Courtney Sprain
Courtney Sprain (@guest_5678)
1 year ago

Great bob Sydney! I was wondering, along the vein of Joe’s question, how the organic biosignatures break down with time. Which ones seem to be more stable to and why?

Sydney Shaner
Sydney Shaner (@guest_6708)
Reply to  Courtney Sprain
1 year ago

Hi Courtney, thank you for your comment. Lipid biosignatures have been investigated in other studies as being resistant to microbial degradation and being able to survive even in iron oxides; they are looked into as one of the main biomarkers for life for this reason. Also, they are used in our research and others because they can be manipulated (such as liberation) and do tell not only that life existed, but potentially what kind based on their structural character. I think it would be worthwhile to do more comparative studies between lipid biosignatures such as these and other molecules, with regards to degradation time instead of what yields more detailed results.

Samantha Ocon
Samantha Ocon (@guest_6004)
1 year ago

Great job, Sydney! I’m so proud of you.
How did you find your love of geology and astrobiology?

Sam

Sydney Shaner
Sydney Shaner (@guest_6824)
Reply to  Samantha Ocon
1 year ago

Thank you so much, Sam! I have always had a love for the kinds of mysteries life presents down to the finer details–what are the limits for life and where did it begin? If we know the limits and can find a place that exhibits characters right at the limit, would we find life (i.e. Martian life)? I’d love to continue answering these questions in my career!

Claudia Banks
Claudia Banks (@guest_6336)
1 year ago

Sydney!
You look great and your poster is beautiful! I wanted to ask what a yarding is? Maybe I’m not typing it correctly but you say it at about :37 in your video.

Sydney Shaner
Sydney Shaner (@guest_6870)
Reply to  Claudia Banks
1 year ago

Hi Claudia! Thank you! A yardang is an aeolian feature (like a small, densely packed ridge) formed from lesser densely packed material being blown away. These are found on Mars and at Qaidam Basin.

David Malcolm
David Malcolm (@guest_6508)
1 year ago

Excellent work, Sydney! That biomolecules could be preserved for so long in hyperarid settings opens up a lot of opportunities to conduct comparitive studies of modern and ancient microbial life here on Earth and on Mars! For your study, you looked at lipids and measuring their fatty acid component signatures, could this methodology be used to detect amino acid or nucleic acid signatures? Or is the environment specifically suited to preserving lipids?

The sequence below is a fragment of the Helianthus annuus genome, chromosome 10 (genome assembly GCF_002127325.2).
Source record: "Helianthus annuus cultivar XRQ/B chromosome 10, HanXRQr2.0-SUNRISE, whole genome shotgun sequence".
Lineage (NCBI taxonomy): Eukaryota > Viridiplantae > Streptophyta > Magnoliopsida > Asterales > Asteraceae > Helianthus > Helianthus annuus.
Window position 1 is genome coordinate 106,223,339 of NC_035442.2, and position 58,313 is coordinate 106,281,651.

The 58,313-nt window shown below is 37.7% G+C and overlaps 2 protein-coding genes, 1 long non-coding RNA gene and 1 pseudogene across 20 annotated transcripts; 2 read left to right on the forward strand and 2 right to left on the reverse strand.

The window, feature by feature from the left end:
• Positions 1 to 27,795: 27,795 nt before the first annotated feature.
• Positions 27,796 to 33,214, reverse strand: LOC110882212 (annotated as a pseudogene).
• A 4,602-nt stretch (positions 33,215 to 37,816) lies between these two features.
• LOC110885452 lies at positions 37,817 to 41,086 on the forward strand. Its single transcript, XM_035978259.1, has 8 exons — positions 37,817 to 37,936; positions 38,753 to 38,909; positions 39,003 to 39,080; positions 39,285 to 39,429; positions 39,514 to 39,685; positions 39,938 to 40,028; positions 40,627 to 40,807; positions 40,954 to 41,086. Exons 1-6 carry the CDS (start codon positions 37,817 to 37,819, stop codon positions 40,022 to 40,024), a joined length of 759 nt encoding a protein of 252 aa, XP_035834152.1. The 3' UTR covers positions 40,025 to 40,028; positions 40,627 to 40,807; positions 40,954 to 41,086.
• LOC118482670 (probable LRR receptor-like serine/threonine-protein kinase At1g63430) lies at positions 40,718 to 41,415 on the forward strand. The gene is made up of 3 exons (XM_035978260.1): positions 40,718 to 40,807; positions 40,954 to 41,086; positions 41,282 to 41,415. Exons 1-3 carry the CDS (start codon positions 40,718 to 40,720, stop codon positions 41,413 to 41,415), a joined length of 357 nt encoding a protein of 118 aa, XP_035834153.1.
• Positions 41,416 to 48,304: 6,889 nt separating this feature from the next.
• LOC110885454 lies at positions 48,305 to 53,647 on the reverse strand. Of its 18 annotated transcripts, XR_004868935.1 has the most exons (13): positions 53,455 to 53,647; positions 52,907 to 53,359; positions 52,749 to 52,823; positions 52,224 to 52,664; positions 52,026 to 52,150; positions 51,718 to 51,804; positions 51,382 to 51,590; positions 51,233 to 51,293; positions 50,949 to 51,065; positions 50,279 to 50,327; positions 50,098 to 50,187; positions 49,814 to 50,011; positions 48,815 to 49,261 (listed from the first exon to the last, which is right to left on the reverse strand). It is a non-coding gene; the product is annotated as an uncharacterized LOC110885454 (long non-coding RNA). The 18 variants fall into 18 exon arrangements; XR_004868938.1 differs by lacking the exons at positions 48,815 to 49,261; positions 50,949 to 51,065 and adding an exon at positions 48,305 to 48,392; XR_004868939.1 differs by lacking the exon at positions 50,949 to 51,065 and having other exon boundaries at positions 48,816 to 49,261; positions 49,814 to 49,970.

Sydney Shaner
Sydney Shaner (@guest_7022)
Reply to  David Malcolm
1 year ago

Thanks David! I’m not familiar as to whether or not this method can be extrapolated on our specific instruments. However, I think comparative studies for preservation potential should be done for various biomarkers in the future. Qaidam Basin likely has the potential to contain all sorts of biomarkers as it was previously a lake habitat!

Anthony Pivarunas
Anthony Pivarunas (@guest_6614)
1 year ago

Nice work, Sydney. What do you think of the possibility that life exists on Mars currently?

Sydney Shaner
Sydney Shaner (@guest_6930)
Reply to  Anthony Pivarunas
1 year ago

Thank you, Tony. While I think astrobiological life does exist, we’re likely limited to the remnants of it on Mars.

Sean Burnette
Sean Burnette (@guest_6706)
1 year ago

Great work on your poster, Sydney! It does a really nice job of displaying the information and I especially like the formatting of your graphs!

CAROLINA ORTIZ GUERRERO
CAROLINA ORTIZ GUERRERO (@guest_7456)
1 year ago

Great job girl! Now, if you were taking the next step in your research, what would analytical tool would you like to use and why?